Special fossil fuel oils
Your EV has an engine of course and with very fast moving parts spinning wheels on axles that need special lubrications.
While these fluids don’t need to be changed regularly, as they would with a combustion engine (and no fuel combustion to degrade the oils the way it does in regular petrol and diesel engines), as hybrids and EVs become increasingly powerful and their battery ranges and charging speeds improve, standard fluids are unable to keep up in terms of robustness, heat resistance and cooling capacity.
Electric vehicle engines experience big fluctuations in power flows and high motor speeds of up to 15,000 revolutions a minute. They can require several oils – for the gear reducer, which is the EV’s transmission, and an oil specifically for the electric motor for cooling. Lubricants exposed to high voltages and temperatures require very specific dielectric properties to protect key components such as coils from corrosion and abrasion while preventing electrical short circuits. The vehicle’s lifetime and safety depend on it.
Lubricant producers are also watching the introduction of the electric dual clutch transmission, or eDCT. This is a multiple-speed automatic gearbox for EVs that draws on the example of the DCT. The eDCT uses an e-motor in addition to the twin clutch for seamless shifting. Because of the electrical components and wiring involved, the gearbox fluid has to provide copper corrosion protection while being compatible with the insulation and other unique materials of this gear box. And the word ‘copper’ brings us to minerals and mining.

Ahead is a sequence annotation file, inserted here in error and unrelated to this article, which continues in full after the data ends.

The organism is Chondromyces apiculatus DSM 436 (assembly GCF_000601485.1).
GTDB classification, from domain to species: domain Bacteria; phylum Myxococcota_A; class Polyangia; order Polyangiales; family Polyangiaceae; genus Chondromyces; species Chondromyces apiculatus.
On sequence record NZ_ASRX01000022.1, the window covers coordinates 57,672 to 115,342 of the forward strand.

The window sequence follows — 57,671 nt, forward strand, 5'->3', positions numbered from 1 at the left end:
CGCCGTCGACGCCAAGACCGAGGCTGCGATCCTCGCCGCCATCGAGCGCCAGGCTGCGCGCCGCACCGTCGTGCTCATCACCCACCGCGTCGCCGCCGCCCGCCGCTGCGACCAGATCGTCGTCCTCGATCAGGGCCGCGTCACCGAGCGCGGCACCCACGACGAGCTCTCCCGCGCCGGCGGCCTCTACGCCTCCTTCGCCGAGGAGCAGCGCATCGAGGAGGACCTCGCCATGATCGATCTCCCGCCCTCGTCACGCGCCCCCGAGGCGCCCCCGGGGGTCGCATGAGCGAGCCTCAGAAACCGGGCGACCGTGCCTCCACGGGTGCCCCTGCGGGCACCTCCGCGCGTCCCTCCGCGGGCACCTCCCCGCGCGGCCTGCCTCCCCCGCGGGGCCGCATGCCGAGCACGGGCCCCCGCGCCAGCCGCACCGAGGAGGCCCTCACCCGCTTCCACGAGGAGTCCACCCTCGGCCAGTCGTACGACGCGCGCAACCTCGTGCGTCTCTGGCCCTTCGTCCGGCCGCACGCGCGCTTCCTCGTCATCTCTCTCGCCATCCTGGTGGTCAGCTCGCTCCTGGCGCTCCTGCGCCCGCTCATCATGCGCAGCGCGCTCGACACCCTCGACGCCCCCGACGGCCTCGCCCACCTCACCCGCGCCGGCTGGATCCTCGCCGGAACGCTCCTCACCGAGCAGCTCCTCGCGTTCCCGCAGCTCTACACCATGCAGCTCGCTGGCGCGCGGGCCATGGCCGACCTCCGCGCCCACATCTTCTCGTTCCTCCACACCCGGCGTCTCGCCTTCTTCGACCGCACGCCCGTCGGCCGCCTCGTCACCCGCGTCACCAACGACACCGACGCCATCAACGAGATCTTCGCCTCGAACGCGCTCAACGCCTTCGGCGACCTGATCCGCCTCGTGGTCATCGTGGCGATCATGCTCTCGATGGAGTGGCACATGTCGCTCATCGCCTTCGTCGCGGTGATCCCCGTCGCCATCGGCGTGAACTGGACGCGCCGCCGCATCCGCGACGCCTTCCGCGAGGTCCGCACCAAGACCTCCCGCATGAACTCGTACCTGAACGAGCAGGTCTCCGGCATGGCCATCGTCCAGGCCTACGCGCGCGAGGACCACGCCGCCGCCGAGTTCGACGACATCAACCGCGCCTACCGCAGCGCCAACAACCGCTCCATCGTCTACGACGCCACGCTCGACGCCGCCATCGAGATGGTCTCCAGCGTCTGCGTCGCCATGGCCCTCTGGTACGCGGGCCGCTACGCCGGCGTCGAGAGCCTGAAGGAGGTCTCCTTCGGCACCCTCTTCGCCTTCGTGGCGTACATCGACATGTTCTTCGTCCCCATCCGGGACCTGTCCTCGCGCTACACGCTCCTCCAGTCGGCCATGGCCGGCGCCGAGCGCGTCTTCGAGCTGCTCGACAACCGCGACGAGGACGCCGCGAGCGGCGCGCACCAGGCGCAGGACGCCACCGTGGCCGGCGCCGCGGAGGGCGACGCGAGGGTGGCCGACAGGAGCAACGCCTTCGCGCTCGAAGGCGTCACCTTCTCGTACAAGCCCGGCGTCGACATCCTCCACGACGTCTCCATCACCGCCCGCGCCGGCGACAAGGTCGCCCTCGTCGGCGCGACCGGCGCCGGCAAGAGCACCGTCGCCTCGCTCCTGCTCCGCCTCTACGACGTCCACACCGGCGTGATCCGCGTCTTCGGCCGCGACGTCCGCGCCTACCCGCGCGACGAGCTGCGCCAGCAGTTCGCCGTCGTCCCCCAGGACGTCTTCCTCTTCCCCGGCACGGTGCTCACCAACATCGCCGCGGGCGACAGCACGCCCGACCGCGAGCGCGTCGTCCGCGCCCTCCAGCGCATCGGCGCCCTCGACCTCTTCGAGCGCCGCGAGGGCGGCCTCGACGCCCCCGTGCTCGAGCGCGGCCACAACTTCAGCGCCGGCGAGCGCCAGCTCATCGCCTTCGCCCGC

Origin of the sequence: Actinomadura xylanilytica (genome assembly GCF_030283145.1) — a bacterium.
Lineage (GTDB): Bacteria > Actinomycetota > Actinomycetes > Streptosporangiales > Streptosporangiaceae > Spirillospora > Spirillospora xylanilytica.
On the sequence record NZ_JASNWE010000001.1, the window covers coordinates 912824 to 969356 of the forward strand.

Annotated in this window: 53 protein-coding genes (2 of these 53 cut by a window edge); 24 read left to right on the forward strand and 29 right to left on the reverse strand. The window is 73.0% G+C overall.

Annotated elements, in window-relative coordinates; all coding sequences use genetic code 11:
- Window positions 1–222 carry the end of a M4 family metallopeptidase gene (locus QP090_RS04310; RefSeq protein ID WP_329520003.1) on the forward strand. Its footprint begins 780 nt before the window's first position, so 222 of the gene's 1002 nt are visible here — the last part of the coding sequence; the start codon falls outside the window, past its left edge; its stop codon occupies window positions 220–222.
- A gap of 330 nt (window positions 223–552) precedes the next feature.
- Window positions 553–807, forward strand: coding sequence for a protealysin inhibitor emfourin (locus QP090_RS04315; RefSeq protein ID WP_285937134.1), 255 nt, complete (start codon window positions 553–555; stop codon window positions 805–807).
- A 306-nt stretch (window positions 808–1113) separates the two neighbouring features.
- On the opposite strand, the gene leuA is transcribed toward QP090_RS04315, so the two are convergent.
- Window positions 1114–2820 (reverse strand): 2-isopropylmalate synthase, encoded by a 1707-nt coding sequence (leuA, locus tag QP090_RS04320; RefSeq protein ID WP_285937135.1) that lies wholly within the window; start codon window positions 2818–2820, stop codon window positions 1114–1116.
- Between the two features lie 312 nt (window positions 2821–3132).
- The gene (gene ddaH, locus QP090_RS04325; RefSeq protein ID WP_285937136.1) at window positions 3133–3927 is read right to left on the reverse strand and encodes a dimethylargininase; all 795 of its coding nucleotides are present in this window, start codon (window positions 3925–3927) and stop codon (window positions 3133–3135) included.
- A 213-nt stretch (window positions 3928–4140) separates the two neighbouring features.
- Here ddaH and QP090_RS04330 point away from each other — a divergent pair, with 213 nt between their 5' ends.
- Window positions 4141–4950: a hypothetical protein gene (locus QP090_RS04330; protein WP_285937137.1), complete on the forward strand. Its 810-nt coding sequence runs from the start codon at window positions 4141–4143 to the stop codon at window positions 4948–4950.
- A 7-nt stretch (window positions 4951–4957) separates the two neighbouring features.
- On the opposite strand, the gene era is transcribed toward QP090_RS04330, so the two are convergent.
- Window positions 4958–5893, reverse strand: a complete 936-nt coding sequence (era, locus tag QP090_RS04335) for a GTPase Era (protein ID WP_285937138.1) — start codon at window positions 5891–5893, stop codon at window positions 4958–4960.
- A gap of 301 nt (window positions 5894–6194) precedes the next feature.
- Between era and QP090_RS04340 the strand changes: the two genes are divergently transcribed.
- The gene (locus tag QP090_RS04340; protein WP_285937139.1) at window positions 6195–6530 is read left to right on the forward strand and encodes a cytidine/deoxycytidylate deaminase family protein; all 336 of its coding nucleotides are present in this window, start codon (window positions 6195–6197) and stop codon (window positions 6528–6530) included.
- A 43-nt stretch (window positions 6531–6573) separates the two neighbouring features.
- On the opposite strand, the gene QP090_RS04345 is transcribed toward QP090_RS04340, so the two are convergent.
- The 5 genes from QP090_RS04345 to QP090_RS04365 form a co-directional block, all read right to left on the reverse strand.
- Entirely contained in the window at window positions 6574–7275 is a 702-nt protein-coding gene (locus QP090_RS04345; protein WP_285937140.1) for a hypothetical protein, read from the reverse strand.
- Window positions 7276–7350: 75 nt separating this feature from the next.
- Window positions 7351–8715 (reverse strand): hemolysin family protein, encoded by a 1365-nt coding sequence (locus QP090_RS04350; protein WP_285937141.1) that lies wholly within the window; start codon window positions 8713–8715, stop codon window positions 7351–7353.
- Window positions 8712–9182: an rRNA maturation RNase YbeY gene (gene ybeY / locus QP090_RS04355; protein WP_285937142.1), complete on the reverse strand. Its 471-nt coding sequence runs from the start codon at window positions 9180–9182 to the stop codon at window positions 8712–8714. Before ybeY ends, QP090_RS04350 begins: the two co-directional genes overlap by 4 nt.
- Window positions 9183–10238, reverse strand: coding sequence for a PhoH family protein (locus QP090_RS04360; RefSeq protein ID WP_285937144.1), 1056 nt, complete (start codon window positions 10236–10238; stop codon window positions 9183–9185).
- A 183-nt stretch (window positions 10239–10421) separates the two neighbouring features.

How many mined minerals in my EV?
Mined materials such as copper and lithium are key materials for all EVs. The high electrical conductivity makes copper the main critical component used for electrical wiring (around 80kg in an average EV), windings and organs.
Copper mining wastes make up the largest percentage of metal mining and processing wastes generated in the United States. The largest copper mine is found in Utah (Bingham Canyon). Other major mines are found in Arizona, Michigan, New Mexico and Montana. In South America, Chile, the world’s largest producer, and Peru are both major producers of copper.
A peer-reviewed study of the track record of water quality impacts from copper sulfide mines found severe impacts to drinking water aquifers, contamination of farmland, contamination and loss of fish and wildlife and their habitat, and risks to public health.
Lithium, the Holy Grail material for EV battery producers is mostly sourced from hard rock mines in Australia, or underground brine reservoirs below the surface of dried lake beds in Chile and Argentina. Some 56 percent of the total resource mined is used in batteries.
The largest environmental danger posed by lithium mining is the amount of water the process uses – an estimated 500,000 gallons of water per ton of lithium extracted. This can endanger the communities where the lithium is being mined because it can cause droughts or famine if operations are not kept in check.
Meanwhile, the global market for alkali metal lithium is growing rapidly. Between 2008 and 2018 alone, annual production in the major producing countries rose from 25,400 to 85,000 tons. Although also used in the batteries of laptops and cell phones, and in the glass and ceramics industry, an important growth driver is its use in the batteries of electric vehicles.
So, how green is your EV? As green as you want it to be.